Why You Should Be Using Your Stove's Back Burners More Often

If you use a gas stove, you probably love how quickly it heats up and how evenly it cooks. Unfortunately, it also releases pollutants into the air, including carbon monoxide, nitrogen dioxide, and formaldehyde into your home, according to the California Air Resources Board. Exposure to these pollutants can contribute to headaches, and fatigue, and be a trigger for people with asthma or lung conditions. Fortunately, experts who study indoor pollution offer science-backed advice on how to reduce exposure for you and your family.

Brett Singer, the lead scientist at the Indoor Environment Group at Berkeley Lab, has spent years researching indoor air pollution as part of his lab's focus is improving the quality of energy-efficient homes to hasten their adoption. As part of his research, Singer has completed numerous studies on gas stoves and their effect on home air quality. In a video by Berkeley Lab, he says, "When you cook, you can actually release pollutants in your home that can reach levels that the EPA says are not safe outdoors." 

If you are planning to upgrade your stove, Singer told Stanford Medicine's Scope blog that electric stovetops produce far fewer pollutants and newer models of gas stoves produce less than older models because of design improvements, but, a quick kitchen renovation isn't in the works for many folks. Thankfully, there are still ways to reduce your risk even if you live in an apartment or can't afford to upgrade. The easiest, Singer says, is to consistently use your range fan and cook on the back burner (whether you're using a gas or electric stove) whenever possible, according to Singer, who has published multiple peer-reviewed studies on the subject.

Why researchers suggest cooking on the back burner

You may wonder why burner choice is so important, especially when we use the term "on the back burner" to imply something isn't of immediate importance. Singer told the Dayton Daily News your ventilation fan can remove twice as many pollutants and chemicals from the air as it does when you cook on the front burner.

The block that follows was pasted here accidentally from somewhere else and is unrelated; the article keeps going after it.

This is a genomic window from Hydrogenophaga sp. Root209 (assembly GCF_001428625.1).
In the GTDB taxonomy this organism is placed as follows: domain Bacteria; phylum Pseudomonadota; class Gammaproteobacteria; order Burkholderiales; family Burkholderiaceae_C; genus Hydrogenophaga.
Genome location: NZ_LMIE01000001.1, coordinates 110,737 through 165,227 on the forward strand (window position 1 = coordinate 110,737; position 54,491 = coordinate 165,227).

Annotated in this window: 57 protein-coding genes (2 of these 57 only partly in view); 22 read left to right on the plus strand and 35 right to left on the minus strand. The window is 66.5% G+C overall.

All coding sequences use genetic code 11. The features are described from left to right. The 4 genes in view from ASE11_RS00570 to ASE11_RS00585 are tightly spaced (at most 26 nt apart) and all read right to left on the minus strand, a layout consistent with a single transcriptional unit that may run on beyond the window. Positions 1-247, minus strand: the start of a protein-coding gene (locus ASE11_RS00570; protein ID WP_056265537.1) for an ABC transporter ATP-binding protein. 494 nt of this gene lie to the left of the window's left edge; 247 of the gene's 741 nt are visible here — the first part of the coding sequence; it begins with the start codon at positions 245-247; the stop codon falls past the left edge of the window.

This is because range fans do a better job of capturing the exhaust from back burners since hot air rises in a column over each burner (bringing with it the chemicals from cooking and the gas) and the front burners are usually only partially covered by ventilation fans, according to research by Singer's lab published in the American Chemical Society. Properly ventilating cooking and gas fumes and releasing them outdoors is the key to keeping these chemicals from circulating in your home, but this process works better when you cook using the back burners at as low of heat as possible and run your exhaust fan constantly while cooking and for a few minutes after. Even then, Singer told Scope that at least 30% of the pollutants remain in your home.

For those who have an exhaust fan that doesn't vent outside (or maybe you don't have one at all), singer and public health agencies have other recommendations to help you cook safely.

Strategies to further reduce your risk even if you don't have a range fan

If you don't have a range hood that vents outside, don't forget the power of good old fresh air. Since the goal is to get air moving around your space, pushing the pollutants out of your home and drawing clean air in, the California Air Resources Board suggests using a wall or ceiling exhaust fan and opening windows or external doors while cooking. Singer agrees and suggests running other exhaust fans like the one in your bathroom if you don't have a good range hood. 

If changing your physical space doesn't do enough for you, another strategy is to opt for cooking techniques that produce fewer gasses. High-temperature cooking, like frying and broiling, releases the most pollutants. Try using lower temperature methods like sauteeing or boiling or consider using electric appliances like a microwave oven to reduce your exposure when possible. The self-cleaning cycle of both gas and electric ovens releases especially high amounts of chemicals into the air, according to the California Environmental Protection Agency, so the agency recommends running it when you are outside with the windows open. 

It's unlikely you'll completely eliminate all of the air pollutants that result from cooking — even folks with electric ranges are exposed to some — but by making a little extra effort to reduce these risks, we can enjoy using our stoves to cook nourishing meals.